For many millennials the traditional store now serves as a kind of showroom where they can touch and feel the merchandise before heading home and then ordering it online. What this means is that chain retailers now need far fewer outlets than they once did, five or six compared to 20 or 30.

These 'showrooms', which will generally be smaller than traditional stores, will only be located on the very busiest streets or shopping malls rather than in secondary venues. The recent tribulations of UK fashion chain Arcadia, which has announced plans to shut up to 10 of its Irish stores, are part of this trend.

With fashion retailers now needing far less space, demand is now increasingly coming from food and beverage and leisure operators.

"Their preference will be for well-located retail stores in good mixed-use and well-designed centres along with high-profile high street locations," says Hunt. However, she doesn't believe that this shift in demand will result in tenants on shorter leases.

"If they want to get the pitch that they want then they will have to pay the market rent. There is a lot of capital outlay at the start, including expensive fit-out, for these outlets. They are signing the same leases as everyone else," she says. At the same time as the demand for main street and shopping centre retail space is shifting from fashion chains to food & beverage and leisure outlets, there has also been a resurgence in investor demand for out-of-town retail warehouse space. In 2018 over half of the money spent by investors on retail property went on retail warehouses. While this was largely accounted for by just two deals, the Westend retail park in Blanchardstown and phase 2 of the Carrickmines retail park, Savills' McCartney reckons that "it also reflects fundamental demand for this type of asset.

"In the immediate aftermath of the economic crisis the demand for retail park assets evaporated as residential construction halted and consumers stopped spending on non-essentials such as homewares, furniture and electrical goods.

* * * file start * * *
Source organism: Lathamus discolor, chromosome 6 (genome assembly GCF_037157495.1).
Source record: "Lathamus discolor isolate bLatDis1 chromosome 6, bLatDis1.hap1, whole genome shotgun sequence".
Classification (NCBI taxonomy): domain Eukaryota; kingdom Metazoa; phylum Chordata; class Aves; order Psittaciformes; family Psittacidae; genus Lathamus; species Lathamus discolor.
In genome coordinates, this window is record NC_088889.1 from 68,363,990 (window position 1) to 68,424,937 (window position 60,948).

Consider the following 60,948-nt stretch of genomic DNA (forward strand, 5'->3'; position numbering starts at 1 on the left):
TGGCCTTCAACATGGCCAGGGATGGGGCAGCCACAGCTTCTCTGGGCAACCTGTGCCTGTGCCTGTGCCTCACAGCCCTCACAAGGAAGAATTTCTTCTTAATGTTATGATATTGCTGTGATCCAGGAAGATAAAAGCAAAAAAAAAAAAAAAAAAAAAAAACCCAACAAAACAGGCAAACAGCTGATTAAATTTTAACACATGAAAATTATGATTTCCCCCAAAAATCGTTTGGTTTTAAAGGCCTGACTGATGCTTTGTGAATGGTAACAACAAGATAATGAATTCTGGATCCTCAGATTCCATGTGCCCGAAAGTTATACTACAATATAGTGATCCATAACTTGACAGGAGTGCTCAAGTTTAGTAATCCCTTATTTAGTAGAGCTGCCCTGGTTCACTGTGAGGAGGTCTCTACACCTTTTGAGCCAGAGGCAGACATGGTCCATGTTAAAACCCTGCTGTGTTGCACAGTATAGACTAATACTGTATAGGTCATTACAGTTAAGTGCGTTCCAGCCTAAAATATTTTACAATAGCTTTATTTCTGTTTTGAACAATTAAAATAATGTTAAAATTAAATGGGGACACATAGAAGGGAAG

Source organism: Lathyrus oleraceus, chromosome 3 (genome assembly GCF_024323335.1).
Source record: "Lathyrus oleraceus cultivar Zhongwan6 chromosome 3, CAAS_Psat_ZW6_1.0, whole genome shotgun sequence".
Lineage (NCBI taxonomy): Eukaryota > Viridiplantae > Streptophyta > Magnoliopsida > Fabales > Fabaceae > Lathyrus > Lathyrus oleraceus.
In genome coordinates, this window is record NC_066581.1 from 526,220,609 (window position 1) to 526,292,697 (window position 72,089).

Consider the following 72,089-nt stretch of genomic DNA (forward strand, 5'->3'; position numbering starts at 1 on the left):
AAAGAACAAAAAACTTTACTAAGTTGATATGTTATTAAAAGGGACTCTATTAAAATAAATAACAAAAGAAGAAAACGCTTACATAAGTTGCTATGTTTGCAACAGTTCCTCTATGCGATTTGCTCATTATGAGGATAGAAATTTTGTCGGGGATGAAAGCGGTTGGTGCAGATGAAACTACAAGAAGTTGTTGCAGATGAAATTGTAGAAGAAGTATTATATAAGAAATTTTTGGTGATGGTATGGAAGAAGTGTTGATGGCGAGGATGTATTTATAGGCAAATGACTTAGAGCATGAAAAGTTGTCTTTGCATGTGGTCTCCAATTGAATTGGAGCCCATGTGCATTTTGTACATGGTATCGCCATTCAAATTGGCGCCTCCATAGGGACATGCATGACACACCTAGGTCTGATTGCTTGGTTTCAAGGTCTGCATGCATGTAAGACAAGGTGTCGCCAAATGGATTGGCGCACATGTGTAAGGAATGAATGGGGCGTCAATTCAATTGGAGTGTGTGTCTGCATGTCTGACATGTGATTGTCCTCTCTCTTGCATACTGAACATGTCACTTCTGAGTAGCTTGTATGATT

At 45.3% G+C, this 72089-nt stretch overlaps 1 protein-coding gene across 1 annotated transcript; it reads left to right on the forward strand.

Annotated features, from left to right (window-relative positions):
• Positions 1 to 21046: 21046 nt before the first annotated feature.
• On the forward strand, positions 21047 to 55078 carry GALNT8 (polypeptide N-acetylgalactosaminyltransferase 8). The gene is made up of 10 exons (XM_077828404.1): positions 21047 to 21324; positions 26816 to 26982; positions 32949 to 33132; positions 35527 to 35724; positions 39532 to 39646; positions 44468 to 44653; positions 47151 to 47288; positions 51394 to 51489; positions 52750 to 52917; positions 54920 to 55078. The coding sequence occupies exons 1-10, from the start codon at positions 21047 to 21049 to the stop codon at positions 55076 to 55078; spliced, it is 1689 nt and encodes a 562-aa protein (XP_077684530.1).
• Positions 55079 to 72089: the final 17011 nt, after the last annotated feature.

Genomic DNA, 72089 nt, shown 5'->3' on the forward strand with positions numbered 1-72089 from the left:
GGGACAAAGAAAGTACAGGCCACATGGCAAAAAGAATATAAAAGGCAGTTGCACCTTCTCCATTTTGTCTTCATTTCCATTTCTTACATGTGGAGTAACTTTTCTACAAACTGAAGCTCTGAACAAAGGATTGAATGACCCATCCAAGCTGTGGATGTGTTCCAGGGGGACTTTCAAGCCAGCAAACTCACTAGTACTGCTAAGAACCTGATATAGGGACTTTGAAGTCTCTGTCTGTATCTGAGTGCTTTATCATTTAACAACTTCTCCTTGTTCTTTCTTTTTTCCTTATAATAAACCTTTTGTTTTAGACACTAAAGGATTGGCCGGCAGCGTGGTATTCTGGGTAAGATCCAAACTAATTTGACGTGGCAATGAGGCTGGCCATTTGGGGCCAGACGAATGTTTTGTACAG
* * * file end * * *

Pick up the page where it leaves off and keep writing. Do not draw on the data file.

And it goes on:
"However, since the recovery, stores selling these items have consistently traded well and investors are seeking opportunities, particularly in out-of-town locations that are heavily populated and can benefit from further residential development," McCartney adds.

Last week two prime pieces of Dublin retail property came on the market. Two investors, with a combined 62.4pc shareholding in the St Stephen's Green Shopping Centre, are seeking a buyer for their stake. The asking price of €130m values the 30-year-old shopping centre at just over €200m.

Meanwhile, books and stationery wholesaler and retailer Eason is quoting a price of €24.5m for its flagship O'Connell Street store.

New York-based Madison International Realty paid €60m for its 35.4pc stake in the St Stephen's Green centre in 2015. It stands to receive €73.75m if the guide price is achieved, a 23pc return inside four years. Not bad but only a fraction of the returns earned by some of the overseas investors who piled into residential land and office buildings immediately after the crash.

Potential buyers have been briefed that there is the potential to build up to 200,000 sq ft of new office space above the St Stephen's Green centre. It is this new office space that will almost certainly be of greatest interest to most would-be investors.

Whoever the buyer is, they will almost certainly take a much more hands-on approach than the pension fund and insurance companies who were traditionally the main buyers of prime retail property.

"Investors [in retail property] now need to roll up their sleeves. Only where there is intensive asset-management can value be created," says Hunt.